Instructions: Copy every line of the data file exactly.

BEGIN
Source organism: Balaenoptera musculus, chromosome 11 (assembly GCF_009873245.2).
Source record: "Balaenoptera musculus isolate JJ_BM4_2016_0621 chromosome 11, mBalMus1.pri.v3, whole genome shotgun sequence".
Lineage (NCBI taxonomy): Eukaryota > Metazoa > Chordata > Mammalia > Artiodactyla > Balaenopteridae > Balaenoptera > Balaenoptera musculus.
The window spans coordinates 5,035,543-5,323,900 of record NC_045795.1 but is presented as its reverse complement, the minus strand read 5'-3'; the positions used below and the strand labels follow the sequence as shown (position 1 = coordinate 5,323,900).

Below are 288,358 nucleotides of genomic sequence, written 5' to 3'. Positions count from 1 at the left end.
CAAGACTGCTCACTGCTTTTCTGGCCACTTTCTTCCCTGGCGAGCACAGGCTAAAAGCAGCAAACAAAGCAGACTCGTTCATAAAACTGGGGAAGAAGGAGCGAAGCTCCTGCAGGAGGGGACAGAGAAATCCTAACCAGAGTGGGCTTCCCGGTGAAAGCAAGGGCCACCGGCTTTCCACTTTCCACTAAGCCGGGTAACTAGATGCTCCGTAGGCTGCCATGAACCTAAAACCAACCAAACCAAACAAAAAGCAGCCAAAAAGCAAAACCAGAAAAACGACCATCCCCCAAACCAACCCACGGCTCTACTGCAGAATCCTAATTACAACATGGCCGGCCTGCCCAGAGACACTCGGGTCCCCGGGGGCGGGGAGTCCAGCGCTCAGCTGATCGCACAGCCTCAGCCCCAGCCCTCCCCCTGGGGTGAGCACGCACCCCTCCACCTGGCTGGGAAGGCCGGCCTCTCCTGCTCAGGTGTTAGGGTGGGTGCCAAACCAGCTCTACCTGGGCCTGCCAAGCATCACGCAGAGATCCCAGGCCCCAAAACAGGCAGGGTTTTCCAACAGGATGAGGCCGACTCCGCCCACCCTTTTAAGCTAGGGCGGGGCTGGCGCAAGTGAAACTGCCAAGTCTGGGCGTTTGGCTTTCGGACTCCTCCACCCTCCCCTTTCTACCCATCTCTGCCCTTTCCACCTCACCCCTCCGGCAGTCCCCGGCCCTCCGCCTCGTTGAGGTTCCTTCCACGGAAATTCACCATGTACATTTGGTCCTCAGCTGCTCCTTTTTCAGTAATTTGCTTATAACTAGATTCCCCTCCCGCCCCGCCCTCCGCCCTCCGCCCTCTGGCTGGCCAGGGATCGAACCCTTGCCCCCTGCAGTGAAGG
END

Source organism: Balaenoptera musculus, chromosome 11 (assembly GCF_009873245.2).
Source record: "Balaenoptera musculus isolate JJ_BM4_2016_0621 chromosome 11, mBalMus1.pri.v3, whole genome shotgun sequence".
Lineage (NCBI taxonomy): Eukaryota > Metazoa > Chordata > Mammalia > Artiodactyla > Balaenopteridae > Balaenoptera > Balaenoptera musculus.
The window spans coordinates 5,035,543-5,323,900 of record NC_045795.1 but is presented as its reverse complement, the minus strand read 5'-3'; the positions used below and the strand labels follow the sequence as shown (position 1 = coordinate 5,323,900).

Below are 288,358 nucleotides of genomic sequence, written 5' to 3'. Positions count from 1 at the left end.
CAAGACTGCTCACTGCTTTTCTGGCCACTTTCTTCCCTGGCGAGCACAGGCTAAAAGCAGCAAACAAAGCAGACTCGTTCATAAAACTGGGGAAGAAGGAGCGAAGCTCCTGCAGGAGGGGACAGAGAAATCCTAACCAGAGTGGGCTTCCCGGTGAAAGCAAGGGCCACCGGCTTTCCACTTTCCACTAAGCCGGGTAACTAGATGCTCCGTAGGCTGCCATGAACCTAAAACCAACCAAACCAAACAAAAAGCAGCCAAAAAGCAAAACCAGAAAAACGACCATCCCCCAAACCAACCCACGGCTCTACTGCAGAATCCTAATTACAACATGGCCGGCCTGCCCAGAGACACTCGGGTCCCCGGGGGCGGGGAGTCCAGCGCTCAGCTGATCGCACAGCCTCAGCCCCAGCCCTCCCCCTGGGGTGAGCACGCACCCCTCCACCTGGCTGGGAAGGCCGGCCTCTCCTGCTCAGGTGTTAGGGTGGGTGCCAAACCAGCTCTACCTGGGCCTGCCAAGCATCACGCAGAGATCCCAGGCCCCAAAACAGGCAGGGTTTTCCAACAGGATGAGGCCGACTCCGCCCACCCTTTTAAGCTAGGGCGGGGCTGGCGCAAGTGAAACTGCCAAGTCTGGGCGTTTGGCTTTCGGACTCCTCCACCCTCCCCTTTCTACCCATCTCTGCCCTTTCCACCTCACCCCTCCGGCAGTCCCCGGCCCTCCGCCTCGTTGAGGTTCCTTCCACGGAAATTCACCATGTACATTTGGTCCTCAGCTGCTCCTTTTTCAGTAATTTGCTTATAACTAGATTCCCCTCCCGCCCCGCCCTCCGCCCTCCGCCCTCTGGCTGGCCAGGGATCGAACCCTTGCCCCCTGCAGTGAAGG